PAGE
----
She watched him until he disappeared into the trees that bordered the river at the end of the open stretch. She made the decision. One way or another, she was going to meet him.
He approached to within half a mile of the cottage by simply walking up the lane. Up to that point, he would be concealed from the cottage by the natural curve of the mountainside. The alternative approach, over and down through the forestry covering the upper half of the mountain on whose slope the cottage was built, would have been impossible at night. The tall fir trees in it were planted just feet apart. Nobody was interested in the foliage, just the stems, and they grew straight and tall in the cramped conditions. Perfect for the lumber yards and paper mills they were destined for, but hell to get through in darkness.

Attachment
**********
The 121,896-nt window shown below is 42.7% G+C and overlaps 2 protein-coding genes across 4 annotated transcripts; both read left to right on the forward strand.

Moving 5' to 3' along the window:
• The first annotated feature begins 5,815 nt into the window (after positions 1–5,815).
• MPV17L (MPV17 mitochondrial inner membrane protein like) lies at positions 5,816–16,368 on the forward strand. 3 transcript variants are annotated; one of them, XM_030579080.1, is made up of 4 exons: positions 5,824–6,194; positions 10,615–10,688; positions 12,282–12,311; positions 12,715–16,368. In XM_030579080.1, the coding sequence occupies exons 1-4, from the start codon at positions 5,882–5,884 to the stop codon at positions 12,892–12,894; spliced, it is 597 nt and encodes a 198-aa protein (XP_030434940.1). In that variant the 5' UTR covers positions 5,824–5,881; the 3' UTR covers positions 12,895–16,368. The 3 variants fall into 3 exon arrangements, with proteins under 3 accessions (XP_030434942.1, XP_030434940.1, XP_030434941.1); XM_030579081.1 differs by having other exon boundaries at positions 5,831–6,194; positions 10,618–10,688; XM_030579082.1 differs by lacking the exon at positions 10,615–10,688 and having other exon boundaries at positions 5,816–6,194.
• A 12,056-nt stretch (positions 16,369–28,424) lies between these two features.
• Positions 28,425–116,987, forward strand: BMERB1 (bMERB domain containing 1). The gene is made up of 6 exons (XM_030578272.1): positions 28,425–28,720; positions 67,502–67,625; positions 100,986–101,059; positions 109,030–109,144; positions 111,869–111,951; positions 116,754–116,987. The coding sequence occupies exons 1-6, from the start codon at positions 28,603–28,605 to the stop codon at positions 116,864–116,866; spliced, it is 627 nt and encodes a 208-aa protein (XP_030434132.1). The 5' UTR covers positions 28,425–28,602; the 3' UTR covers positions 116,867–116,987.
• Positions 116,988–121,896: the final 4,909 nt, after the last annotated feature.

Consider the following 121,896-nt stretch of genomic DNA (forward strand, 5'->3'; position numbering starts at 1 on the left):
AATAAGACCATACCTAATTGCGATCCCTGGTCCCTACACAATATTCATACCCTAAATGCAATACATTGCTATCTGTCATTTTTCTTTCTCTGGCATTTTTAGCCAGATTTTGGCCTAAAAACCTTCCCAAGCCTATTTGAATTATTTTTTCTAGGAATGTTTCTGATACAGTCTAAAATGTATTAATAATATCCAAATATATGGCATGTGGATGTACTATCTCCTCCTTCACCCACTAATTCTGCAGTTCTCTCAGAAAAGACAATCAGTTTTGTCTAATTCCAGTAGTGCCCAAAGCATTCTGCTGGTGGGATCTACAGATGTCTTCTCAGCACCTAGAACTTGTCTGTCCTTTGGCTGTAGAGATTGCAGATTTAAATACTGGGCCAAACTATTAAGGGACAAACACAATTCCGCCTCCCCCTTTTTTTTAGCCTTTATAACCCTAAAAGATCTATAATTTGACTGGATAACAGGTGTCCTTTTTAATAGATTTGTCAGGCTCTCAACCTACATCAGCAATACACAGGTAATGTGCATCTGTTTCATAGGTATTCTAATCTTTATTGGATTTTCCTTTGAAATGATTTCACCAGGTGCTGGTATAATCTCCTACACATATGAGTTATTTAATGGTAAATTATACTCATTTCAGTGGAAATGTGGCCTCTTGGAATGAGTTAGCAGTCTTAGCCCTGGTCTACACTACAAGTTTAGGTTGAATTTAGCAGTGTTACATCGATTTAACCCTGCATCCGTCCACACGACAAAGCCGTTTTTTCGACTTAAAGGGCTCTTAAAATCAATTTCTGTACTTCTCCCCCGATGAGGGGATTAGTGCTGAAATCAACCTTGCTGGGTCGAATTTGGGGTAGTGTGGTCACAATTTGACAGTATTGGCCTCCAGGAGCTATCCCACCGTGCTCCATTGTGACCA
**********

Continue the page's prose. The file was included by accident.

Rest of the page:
The edges of the ancient asphalt of the lane had been worn away on either side by innumerable tractors over the years, while the vegetation had burst through the middle, leaving a green Mohican of grass tufts running along the centre. He walked on the grass, just in case the crumbly gravel on either side would signal his approach. Overhead, the moon occasionally shone through the grey white clouds being blown across the night sky by the gusting wind. He could hear the noise the trees made as the wind tossed them about. He was grateful for the noise; it would cover the sound of any blunder he made on the approach. There wouldn’t be any blunders, he knew, but it was always nice to have the margin. The conditions were perfect for a look see. If he could get into position high on the slope behind the cottage, he would have plenty of light during the moments when the moon was out. They needed to know the layout, it was all but decided they’d take him at the cottage. Doughty was the team leader and always handled the planning. His plans were always good and they trusted him but he had to see the killing ground for himself. It was vital to study it himself if he was to come up with a good plan.